For the yellow-billed cuckoo, distance to water and elevation were very important with potential annual evapotranspiration, slope and precipitation during JJA somewhat important (less than <10% permutation importance) (Fig 3). Overall, cuckoo habitat suitability declined with increasing distance from water and elevation (S2 and S3 Appendices). Interactions were also found for the cuckoo that were not found for other species (S3 Appendix). Specifically suitability was negatively associated with mean diurnal temperature*distance to water, Isothermality*elevation. Though not among the most important variables, cuckoo habitat suitability was strongly and negatively associated with maximum July temperature for all three models. In general, suitability declined with increasing values of petnatveg at low values but increased with increasing values after a minimum threshold was reached.

Changes to distribution of suitable habitat

Predictions for suitable habitat were similar for each species under all three scenarios:

All three experienced declines in area of suitable habitat in future periods (Figs 4 and 5).

Fig 4. Change in suitable habitat for three bird species under three climate scenarios.

A) Lucy’s Warbler; B) Southwestern willow flycatcher; C) Western yellow-billed cuckoo.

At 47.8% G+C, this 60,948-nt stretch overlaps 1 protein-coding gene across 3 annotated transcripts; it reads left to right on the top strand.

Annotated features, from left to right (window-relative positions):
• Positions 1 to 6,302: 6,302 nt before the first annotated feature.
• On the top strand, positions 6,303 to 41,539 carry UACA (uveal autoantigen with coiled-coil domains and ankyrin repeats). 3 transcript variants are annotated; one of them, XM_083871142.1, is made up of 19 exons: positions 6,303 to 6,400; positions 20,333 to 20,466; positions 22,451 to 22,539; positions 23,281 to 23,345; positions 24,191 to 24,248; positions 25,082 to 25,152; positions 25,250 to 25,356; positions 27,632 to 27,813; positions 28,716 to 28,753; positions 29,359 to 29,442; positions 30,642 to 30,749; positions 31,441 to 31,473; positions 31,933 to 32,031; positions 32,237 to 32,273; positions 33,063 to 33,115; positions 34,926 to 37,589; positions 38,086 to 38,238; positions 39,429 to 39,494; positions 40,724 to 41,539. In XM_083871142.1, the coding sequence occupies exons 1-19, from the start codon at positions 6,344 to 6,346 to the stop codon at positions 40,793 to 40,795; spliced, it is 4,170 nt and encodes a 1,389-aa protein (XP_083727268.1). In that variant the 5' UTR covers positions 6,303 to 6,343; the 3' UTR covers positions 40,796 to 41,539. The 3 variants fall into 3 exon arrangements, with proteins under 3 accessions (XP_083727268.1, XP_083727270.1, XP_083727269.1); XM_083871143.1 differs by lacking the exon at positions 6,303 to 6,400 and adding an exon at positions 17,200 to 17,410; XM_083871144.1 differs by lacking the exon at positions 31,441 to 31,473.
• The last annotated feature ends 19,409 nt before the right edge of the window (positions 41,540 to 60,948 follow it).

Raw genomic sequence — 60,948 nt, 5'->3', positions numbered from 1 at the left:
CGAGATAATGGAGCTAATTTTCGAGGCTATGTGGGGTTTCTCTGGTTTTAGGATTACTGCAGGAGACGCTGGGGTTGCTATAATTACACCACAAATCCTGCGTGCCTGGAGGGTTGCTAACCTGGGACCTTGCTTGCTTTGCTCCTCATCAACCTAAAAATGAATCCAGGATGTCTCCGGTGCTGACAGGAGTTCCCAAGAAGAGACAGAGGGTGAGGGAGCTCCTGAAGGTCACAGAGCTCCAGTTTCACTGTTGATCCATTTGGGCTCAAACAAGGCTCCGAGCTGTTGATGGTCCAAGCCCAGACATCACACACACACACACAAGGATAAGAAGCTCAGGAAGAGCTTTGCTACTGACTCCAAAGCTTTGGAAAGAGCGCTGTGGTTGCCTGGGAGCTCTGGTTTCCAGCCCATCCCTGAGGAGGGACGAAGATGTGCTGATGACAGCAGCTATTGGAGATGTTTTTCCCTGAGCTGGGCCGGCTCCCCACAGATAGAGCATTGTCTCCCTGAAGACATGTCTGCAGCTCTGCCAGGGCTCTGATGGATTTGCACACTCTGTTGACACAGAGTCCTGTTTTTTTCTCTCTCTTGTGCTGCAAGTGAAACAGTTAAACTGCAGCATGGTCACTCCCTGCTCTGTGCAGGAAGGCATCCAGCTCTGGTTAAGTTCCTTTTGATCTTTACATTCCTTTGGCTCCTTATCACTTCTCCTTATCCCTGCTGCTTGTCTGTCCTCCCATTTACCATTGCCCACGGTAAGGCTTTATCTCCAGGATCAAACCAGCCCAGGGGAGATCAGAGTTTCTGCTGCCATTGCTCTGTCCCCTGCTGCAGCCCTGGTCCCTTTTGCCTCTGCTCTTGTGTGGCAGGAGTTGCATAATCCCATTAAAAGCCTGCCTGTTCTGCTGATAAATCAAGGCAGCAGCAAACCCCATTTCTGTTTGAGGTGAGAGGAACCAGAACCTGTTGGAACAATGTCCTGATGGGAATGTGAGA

Fig 5. Availability of suitable habitat for three bird species under three climate scenarios.

A) Lucy’s Warbler; B) Southwestern willow flycatcher; C) Western yellow-billed cuckoo. Habitat predictions are shown for the most important (>50% area) land management or ownership categories. For all three species, the greatest proportion of suitable habitat is found on privately owned land. BLM = Bureau of Land Management, BOR = U.S. Bureau of Reclamation, DOD = U.S. Department of Defense, FS = U.S. Forest Service, FWS = U.S. Fish and Wildlife Service, NPS = National Park Service.

By 2090, suitable habitat for Lucy’s warbler will decline by 30–65% (Fig 4 and Figure A in S1 File) with most of the remaining suitable habitat located in the middle Rio Grande Valley. Losses in the southern part of its current predicted distribution are not made up by a shift northward (Fig 4). Suitable habitat is found predominately (well over 50%) on privately owned land for all time periods (Fig 5). Federal land holdings comprise about 15% of predicted suitable habitat where it is primarily within the jurisdiction of the Bureau of Land Management (BLM).

Southwestern willow flycatcher habitat is distributed throughout the riparian corridor within the study area (Fig 4 and Figure B in S1 File). Habitat declines were greatest in low elevation areas along the middle reach of the Rio Grande (when combining all three models). Estimated suitable habitat declines by 30 to 65% across the three models (Fig 4 and Figure B in S1 File). Most of the current suitable habitat is found on private lands with Federal lands comprising the next largest group (Fig 5). The US Forest Service (USFS) holds most of the federal land predicted to be suitable for the flycatcher across all time periods (Fig 5). The importance of other agencies, such as BLM, state land and tribal lands decreases over time as they become an increasingly smaller percentage of land holdings.